7. The song "Sing" by C3 Music from the album Saints has almost that exact line. But it's a female vocalist, not all synth, and no "compassion." You can find it on YouTube if you suspect that might be the one. Maybe someone did a cover of it or something. https://static1.squarespace.com/static/561f168ce4b00e84db80e902/t/5628bae3e4b00d6d157681c3/1445509859377/Sing+-+Chart+%2B+Lyrics.pdf
  8. I think it's a sign of maturity when we finally arrive at a point where we just believe God, and we're okay with not fully comprehending Him. I worked in disability for many years as a support worker. I have come across people with significant intellectual disabilities who have a faith so profound it is really more of a knowledge than faith. Somehow, God just connected with them in a way where He made himself real to them to the point where doubt is not a struggle. That is an enviable position to me. The Lord famously teaches that "...it is easier for a camel to go through the eye of a needle than for someone who is rich to enter the kingdom of God," and my own experience is that it is the same for intellectual "wealth." My doubt, fed by my own wisdom, has kept me from the Kingdom life in many ways, to my severe detriment. It has always led me into death, darkness, decrease, while simple faith has led me into life, light, and increase. Unfortunately, it has taken great personal tragedy in my life to rip away my faith in myself from under me: "My sacrifice, O God, is a broken spirit; a broken and contrite heart you, God, will not despise." Psalm 51:17
  9. God draws people to Himself the way He wants to, right? It's not a super comfortable situation for us to be in if we discredit the work God is doing because it doesn't fit our doctrine. When you experience the power of God in a way that transforms you forever, it's pretty tough be talked out of that experience by someone's doctrinal argument. I really like that. We do have this inherent human need for everything to make sense in a neat and tidy way, but whatever conclusions we arrive at, God is still going to just be God, and God does what He wants.
  10. I think it is extremely important that we are careful to not put stumbling blocks in front of one another. If you say this perspective causes you to pursue a life of discipleship in Christ, and as an ambassador for the Kingdom to others, I see no reason why anyone should try to talk you out of it. You're on the path God set you on, there's no reason to entertain doubt. Steady on!
  11. There's a novel from 1824 by James Hogg that criticizes predestination, called The Private Memoirs and Confessions of a Justified Sinner. It's a wild ride -- features a Calvinist serial killer. Check it out if you read books, and like bizarre tales. Anyway, I've seen a ton of fighting over this in the past... My own, purely anecdotal observations are: - People who believe in predestination don't seem to treat it like an excuse to not witness. - People who believe in predestination also seem to want to live the life they're chosen into, not make excuses to keep living the life they left behind (i.e., they don't seem to think of their "predestined" status as a reason to excuse sin, but a reason to pursue purity. - People who don't believe in predestination still seem to appreciate their identity in Christ as His chosen children -- it doesn't seem to cheapen their perspective of God's relationship with them. I think (but I expect someone may have experiences otherwise) that this is kind of a "cosmetic" issue... Where people come down on it doesn't really seem to impact how they actually live as Christians.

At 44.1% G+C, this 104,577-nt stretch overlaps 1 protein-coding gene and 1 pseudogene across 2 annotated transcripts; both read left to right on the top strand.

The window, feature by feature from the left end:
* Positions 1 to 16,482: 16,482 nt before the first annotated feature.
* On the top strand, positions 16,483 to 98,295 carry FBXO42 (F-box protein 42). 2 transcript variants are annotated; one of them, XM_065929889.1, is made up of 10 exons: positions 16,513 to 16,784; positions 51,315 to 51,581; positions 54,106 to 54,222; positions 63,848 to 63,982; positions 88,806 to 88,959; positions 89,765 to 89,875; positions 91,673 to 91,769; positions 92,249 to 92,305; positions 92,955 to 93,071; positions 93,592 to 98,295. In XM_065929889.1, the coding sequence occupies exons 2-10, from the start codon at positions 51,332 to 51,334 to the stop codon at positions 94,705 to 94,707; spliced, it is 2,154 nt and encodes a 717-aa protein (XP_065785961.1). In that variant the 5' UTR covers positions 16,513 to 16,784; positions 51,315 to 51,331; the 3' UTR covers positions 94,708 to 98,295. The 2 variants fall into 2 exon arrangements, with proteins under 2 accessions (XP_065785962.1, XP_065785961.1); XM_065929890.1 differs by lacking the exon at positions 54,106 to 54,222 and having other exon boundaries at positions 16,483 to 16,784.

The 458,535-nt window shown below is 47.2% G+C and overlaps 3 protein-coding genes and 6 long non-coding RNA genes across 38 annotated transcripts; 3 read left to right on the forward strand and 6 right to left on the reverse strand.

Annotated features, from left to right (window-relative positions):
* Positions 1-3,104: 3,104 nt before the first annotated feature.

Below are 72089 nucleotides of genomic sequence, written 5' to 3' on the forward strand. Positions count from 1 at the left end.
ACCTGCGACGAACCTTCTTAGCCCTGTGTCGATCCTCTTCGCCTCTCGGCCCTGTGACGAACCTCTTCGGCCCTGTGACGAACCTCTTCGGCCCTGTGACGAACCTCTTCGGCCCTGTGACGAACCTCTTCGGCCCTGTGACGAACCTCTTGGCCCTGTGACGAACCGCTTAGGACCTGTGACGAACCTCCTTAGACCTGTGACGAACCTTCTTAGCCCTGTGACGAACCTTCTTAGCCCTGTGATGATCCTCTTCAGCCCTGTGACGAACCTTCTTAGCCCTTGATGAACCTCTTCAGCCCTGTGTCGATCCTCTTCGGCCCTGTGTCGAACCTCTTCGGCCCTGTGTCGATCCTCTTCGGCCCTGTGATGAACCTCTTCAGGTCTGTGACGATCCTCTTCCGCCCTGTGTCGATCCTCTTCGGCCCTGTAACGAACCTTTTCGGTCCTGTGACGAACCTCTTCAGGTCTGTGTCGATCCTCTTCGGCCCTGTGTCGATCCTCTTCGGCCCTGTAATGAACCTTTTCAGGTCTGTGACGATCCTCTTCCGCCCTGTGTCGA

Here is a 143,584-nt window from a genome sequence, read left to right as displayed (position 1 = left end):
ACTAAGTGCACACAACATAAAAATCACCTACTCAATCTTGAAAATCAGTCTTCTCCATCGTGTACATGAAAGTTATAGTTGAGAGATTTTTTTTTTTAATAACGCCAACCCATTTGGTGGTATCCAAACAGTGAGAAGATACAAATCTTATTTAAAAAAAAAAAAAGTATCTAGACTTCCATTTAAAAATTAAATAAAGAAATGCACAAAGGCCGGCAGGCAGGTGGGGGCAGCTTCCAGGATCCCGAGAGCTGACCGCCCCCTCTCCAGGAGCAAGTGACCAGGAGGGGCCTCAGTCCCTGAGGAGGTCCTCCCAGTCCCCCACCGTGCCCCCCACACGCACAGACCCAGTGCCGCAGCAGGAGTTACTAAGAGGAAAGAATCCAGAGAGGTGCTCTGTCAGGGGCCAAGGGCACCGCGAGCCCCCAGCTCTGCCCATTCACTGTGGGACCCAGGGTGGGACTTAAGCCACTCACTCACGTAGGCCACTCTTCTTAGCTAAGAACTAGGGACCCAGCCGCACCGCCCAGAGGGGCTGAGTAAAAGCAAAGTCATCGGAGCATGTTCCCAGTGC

12. That is a grief that's easy to share in. It's Jesus' heart of compassion we feel when we are grieved about injustice. I think our impulse is sometimes to respond to despair with encouragement, hope, resolute determination. And there is a time for that. But sometimes, we do just need to listen to a person without trying to fix them, and share in a moment of solidarity to experience one another's grief together.
  13. Okay, thank you for clarifying. I did not understand, and I guess I still don't, what you meant then by "boldly for Biblical Scripture when it comes to making laws locally, and nationally" regarding the Sabbath.
  14. Is this a new topic now? In connection with everything we've been discussing, let me just tell you what I am hearing you say, and you can confirm it, or correct me. Please don't get frustrated if I have misunderstood you, I'm just reflecting back what I heard you say in the interest of trying to understand your position. Since the Biblical Scripture we've been talking about is specifically the Sabbath, and you're asking if we're standing up for Biblical Scripture when it comes to making local and national law, it sounds like what you're saying is that, among other laws, we should be trying to enforce OT Sabbath laws on the pagan/unbelieving nations we live in. Is that what you're saying?
  15. It seems to me that's exactly what we have been talking about.